Here, in the very last scene, we come firmly back to horror and suspense. The scene follows Renfield, who is Dr Seward’s secretary earlier in the episode, and this second link to Dracula is immediately suspicious when it’s stated in this final scene. Could this mean what we think it means? On his way to meet a prostitute, Renfield is accosted by what seems likely to be the season’s major villain.

We don’t get to see what terrifies Renfield at the episode’s conclusion, only Renfield’s fear (brilliantly conveyed by actor Samuel Barnett; let’s hope Renfield gets to live for a few episodes so we can experience more of his superb acting). This is part of what makes the scene so terrifying. It is once again the Penny Dreadful we know and love, in all its glory. Clanking meat hooks. Rustling leaves. Whispers and unseen terrors. In a word: spine-tingling.

Penny Dreadful 2016-05-04 at 20.34.21

After introducing several major literary characters with relatively little fanfare, season 3 saves its name-dropping power for the grand finale, and it’s a doozy.

Dracula’s name is spoken into the darkness before the closing credits, and Penny Dreadful is back with a bang!

Notes

  • Did anyone else assume that the taxidermist Dr Sweet is a nod to series consultant and Victorianist Matthew Sweet? Can anyone confirm this?
  • John Clare’s role in this episode is tantalisingly brief, but the flash of what are apparently his human memories hints that he will be featured more prominently very soon.
  • ‘What if I could tame her? Domesticate her?’ Jekyll is supremely creepy in this scene, where he offers to help Victor deal with Lily Frankenstein. The options are either ‘helping’ Lily or destroying her. Here’s hoping the series unpacks this problematic point of view in future episodes.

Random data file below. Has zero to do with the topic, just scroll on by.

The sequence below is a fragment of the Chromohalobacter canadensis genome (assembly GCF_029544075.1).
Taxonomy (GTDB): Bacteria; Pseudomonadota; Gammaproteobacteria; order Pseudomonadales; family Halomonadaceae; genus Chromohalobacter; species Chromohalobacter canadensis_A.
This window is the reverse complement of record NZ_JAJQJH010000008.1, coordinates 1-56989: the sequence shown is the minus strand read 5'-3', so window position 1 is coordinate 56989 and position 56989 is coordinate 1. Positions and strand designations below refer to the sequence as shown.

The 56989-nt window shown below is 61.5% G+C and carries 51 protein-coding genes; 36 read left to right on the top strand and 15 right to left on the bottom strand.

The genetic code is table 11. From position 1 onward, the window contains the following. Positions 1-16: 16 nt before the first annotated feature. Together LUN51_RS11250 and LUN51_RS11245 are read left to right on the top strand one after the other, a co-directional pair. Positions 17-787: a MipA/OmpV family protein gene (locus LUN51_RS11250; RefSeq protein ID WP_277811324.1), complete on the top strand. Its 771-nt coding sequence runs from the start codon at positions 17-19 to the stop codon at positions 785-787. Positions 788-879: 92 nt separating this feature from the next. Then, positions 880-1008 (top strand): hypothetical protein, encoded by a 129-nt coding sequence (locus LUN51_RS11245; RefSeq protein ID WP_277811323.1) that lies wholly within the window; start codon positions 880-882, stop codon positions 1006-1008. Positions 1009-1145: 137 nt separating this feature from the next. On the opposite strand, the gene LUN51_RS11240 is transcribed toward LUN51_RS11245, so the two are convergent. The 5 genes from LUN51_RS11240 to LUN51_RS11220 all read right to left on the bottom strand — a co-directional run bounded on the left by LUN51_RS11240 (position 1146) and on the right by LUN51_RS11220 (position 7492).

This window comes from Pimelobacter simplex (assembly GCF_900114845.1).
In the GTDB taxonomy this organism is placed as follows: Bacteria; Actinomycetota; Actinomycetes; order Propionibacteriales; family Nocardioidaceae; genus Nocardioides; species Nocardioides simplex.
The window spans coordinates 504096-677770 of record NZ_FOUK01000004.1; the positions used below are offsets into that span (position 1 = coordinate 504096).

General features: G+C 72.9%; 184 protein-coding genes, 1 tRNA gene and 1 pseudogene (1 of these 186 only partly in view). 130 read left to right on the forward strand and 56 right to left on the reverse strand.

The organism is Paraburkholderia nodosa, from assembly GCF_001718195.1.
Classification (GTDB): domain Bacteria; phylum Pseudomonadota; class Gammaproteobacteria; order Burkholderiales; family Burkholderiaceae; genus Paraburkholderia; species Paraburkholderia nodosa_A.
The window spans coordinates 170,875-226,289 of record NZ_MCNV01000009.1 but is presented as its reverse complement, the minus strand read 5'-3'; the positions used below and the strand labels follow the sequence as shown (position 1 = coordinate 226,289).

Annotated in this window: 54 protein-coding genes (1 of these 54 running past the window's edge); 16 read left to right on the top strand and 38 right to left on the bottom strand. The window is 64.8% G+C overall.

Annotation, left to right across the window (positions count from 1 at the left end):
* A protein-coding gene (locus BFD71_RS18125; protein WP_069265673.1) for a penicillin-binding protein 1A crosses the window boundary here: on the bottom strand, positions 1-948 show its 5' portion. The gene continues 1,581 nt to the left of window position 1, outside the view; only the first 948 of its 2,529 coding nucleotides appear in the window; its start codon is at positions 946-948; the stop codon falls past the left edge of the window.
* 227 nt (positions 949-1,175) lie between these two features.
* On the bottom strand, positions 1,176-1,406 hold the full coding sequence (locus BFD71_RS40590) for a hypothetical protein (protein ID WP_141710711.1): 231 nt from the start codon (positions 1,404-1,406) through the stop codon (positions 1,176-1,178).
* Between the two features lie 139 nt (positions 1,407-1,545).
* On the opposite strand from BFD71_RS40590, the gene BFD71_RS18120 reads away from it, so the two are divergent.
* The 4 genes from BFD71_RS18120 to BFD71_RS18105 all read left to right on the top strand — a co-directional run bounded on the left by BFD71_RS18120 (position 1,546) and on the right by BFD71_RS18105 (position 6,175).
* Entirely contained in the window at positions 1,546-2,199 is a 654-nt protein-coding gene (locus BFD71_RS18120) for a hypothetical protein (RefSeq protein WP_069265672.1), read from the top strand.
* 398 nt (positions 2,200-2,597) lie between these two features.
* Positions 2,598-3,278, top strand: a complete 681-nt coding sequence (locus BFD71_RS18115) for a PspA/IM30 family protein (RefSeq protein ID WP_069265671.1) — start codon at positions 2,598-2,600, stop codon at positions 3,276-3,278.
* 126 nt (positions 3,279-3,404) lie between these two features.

• There were a few nice Penny Dreadful easter eggs in the taxidermy museum – the wolf, the scorpion, the dusty, unwanted specimens. I’m eager to see what other links emerge between Dr Sweet’s museum and the world of the story.

‘Hail, Mary, the Mother of Science Fiction’: Popular Fictionalisations of Mary Wollstonecraft Shelley in Film and Television, 1935-2018

I’m very excited to announce a new special issue of Science Fiction Film and Television, focusing on Mary Shelley, Frankenstein, and women in science fiction! I’ve got an article in this special issue on Shelley’s fictionalised appearances in popular film and television, including Bride of Frankenstein (1935), Frankenstein Unbound (1990), Highlander (TV; 1992–1998) and Frankenstein, MD (2014).

Mary Shelley in Bride of Frankenstein (1935)

Read an excerpt from the article below:

Mary Wollstonecraft Shelley is widely regarded as the ‘mother of science fiction’ for her authorship of Frankenstein, first published anonymously in 1818. At first glance this is a formidable title. Brian Aldiss, one of those responsible for popularising it, described Shelley as a writer of ‘prophetic talent’, and Frankensteinas ‘a triumph of imagination: more than a new story, a new myth’ (Billion 35, 30). Like later science fiction, he argues, Frankenstein combined ‘social criticism with new scientific ideas, while conveying a picture of [the author’s] own day’ (23). In this account, Frankenstein becomes the origin story of the modern age, and Shelley its creator. Two hundred years after its publication, Shelley’s ‘hideous progeny’ (Shelley xiii) looms large in the genre, and numerous retellings of Frankenstein have graced screens large and small worldwide. However, Shelley’s role as the metaphorical ‘mother’ of this tradition is more complex than the above description implies. Specifically, while her feminist scholarship often portrays her symbolic motherhood as positive and powerful, popular culture offers a very different, often contradictory perspective.